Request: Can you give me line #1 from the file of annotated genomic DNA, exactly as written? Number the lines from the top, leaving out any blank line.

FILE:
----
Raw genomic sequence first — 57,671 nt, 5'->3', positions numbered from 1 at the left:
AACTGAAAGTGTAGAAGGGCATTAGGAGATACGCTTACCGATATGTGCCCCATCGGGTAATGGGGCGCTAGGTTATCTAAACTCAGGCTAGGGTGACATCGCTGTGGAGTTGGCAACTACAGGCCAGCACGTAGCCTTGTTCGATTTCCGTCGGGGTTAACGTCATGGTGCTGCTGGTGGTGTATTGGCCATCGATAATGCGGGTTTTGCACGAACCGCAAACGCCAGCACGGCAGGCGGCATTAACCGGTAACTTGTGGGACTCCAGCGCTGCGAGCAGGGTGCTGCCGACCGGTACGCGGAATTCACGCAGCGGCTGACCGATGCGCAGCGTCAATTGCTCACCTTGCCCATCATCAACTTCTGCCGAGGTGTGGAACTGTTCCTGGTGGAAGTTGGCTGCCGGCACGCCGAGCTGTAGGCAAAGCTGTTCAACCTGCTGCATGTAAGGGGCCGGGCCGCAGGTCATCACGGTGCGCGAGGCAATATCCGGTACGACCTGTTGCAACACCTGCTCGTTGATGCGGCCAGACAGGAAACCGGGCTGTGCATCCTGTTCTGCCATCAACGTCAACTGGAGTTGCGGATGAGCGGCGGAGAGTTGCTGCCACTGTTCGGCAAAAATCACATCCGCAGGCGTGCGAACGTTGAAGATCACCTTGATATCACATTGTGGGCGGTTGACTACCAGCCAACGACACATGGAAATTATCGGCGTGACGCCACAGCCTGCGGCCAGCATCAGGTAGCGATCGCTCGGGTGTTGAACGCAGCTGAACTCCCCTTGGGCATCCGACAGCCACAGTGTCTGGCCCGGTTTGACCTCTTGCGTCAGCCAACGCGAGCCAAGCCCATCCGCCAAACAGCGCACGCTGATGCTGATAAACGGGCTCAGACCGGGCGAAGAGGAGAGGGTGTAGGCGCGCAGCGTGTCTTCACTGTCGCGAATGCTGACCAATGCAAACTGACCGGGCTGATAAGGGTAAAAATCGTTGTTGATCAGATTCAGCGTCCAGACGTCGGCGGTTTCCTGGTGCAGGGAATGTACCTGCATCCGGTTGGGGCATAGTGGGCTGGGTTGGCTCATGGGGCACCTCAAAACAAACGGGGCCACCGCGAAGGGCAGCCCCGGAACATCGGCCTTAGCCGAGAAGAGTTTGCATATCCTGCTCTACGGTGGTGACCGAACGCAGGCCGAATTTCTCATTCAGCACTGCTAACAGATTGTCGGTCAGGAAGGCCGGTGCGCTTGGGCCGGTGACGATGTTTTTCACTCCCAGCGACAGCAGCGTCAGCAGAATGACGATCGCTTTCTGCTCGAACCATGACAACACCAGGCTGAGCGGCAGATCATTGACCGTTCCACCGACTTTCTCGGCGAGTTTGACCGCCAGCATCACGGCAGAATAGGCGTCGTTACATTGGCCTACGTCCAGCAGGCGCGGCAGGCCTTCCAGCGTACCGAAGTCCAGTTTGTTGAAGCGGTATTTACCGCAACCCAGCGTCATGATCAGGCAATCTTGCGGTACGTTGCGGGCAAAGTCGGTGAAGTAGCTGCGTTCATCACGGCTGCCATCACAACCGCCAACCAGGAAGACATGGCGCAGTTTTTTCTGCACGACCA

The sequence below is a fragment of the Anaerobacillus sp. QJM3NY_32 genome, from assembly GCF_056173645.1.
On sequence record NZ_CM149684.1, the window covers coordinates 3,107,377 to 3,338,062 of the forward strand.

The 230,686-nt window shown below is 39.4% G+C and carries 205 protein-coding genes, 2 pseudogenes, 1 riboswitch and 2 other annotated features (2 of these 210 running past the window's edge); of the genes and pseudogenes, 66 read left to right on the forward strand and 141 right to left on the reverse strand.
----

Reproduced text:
Raw genomic sequence first — 57,671 nt, 5'->3', positions numbered from 1 at the left: